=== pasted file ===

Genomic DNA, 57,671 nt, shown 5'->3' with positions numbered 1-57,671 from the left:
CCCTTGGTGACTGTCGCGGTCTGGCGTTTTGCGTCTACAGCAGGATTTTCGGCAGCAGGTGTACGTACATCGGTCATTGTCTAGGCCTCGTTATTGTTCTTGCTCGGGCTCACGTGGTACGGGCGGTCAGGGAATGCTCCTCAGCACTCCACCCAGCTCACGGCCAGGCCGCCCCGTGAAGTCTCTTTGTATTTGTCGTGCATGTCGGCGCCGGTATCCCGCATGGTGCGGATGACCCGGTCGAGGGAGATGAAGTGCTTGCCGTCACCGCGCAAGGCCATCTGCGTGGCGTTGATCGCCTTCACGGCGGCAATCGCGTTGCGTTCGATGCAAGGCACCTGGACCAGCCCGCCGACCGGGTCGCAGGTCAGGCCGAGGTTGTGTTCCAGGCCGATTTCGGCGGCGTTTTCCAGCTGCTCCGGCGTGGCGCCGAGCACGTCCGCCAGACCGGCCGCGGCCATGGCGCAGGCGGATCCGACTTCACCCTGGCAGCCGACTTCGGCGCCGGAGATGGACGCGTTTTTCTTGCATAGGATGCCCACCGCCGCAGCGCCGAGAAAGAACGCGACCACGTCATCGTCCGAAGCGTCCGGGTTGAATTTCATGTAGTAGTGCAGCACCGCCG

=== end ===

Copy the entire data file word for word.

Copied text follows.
Genomic DNA, 57,671 nt, shown 5'->3' with positions numbered 1-57,671 from the left:
CCCTTGGTGACTGTCGCGGTCTGGCGTTTTGCGTCTACAGCAGGATTTTCGGCAGCAGGTGTACGTACATCGGTCATTGTCTAGGCCTCGTTATTGTTCTTGCTCGGGCTCACGTGGTACGGGCGGTCAGGGAATGCTCCTCAGCACTCCACCCAGCTCACGGCCAGGCCGCCCCGTGAAGTCTCTTTGTATTTGTCGTGCATGTCGGCGCCGGTATCCCGCATGGTGCGGATGACCCGGTCGAGGGAGATGAAGTGCTTGCCGTCACCGCGCAAGGCCATCTGCGTGGCGTTGATCGCCTTCACGGCGGCAATCGCGTTGCGTTCGATGCAAGGCACCTGGACCAGCCCGCCGACCGGGTCGCAGGTCAGGCCGAGGTTGTGTTCCAGGCCGATTTCGGCGGCGTTTTCCAGCTGCTCCGGCGTGGCGCCGAGCACGTCCGCCAGACCGGCCGCGGCCATGGCGCAGGCGGATCCGACTTCACCCTGGCAGCCGACTTCGGCGCCGGAGATGGACGCGTTTTTCTTGCATAGGATGCCCACCGCCGCAGCGCCGAGAAAGAACGCGACCACGTCATCGTCCGAAGCGTCCGGGTTGAATTTCATGTAGTAGTGCAGCACCGCCG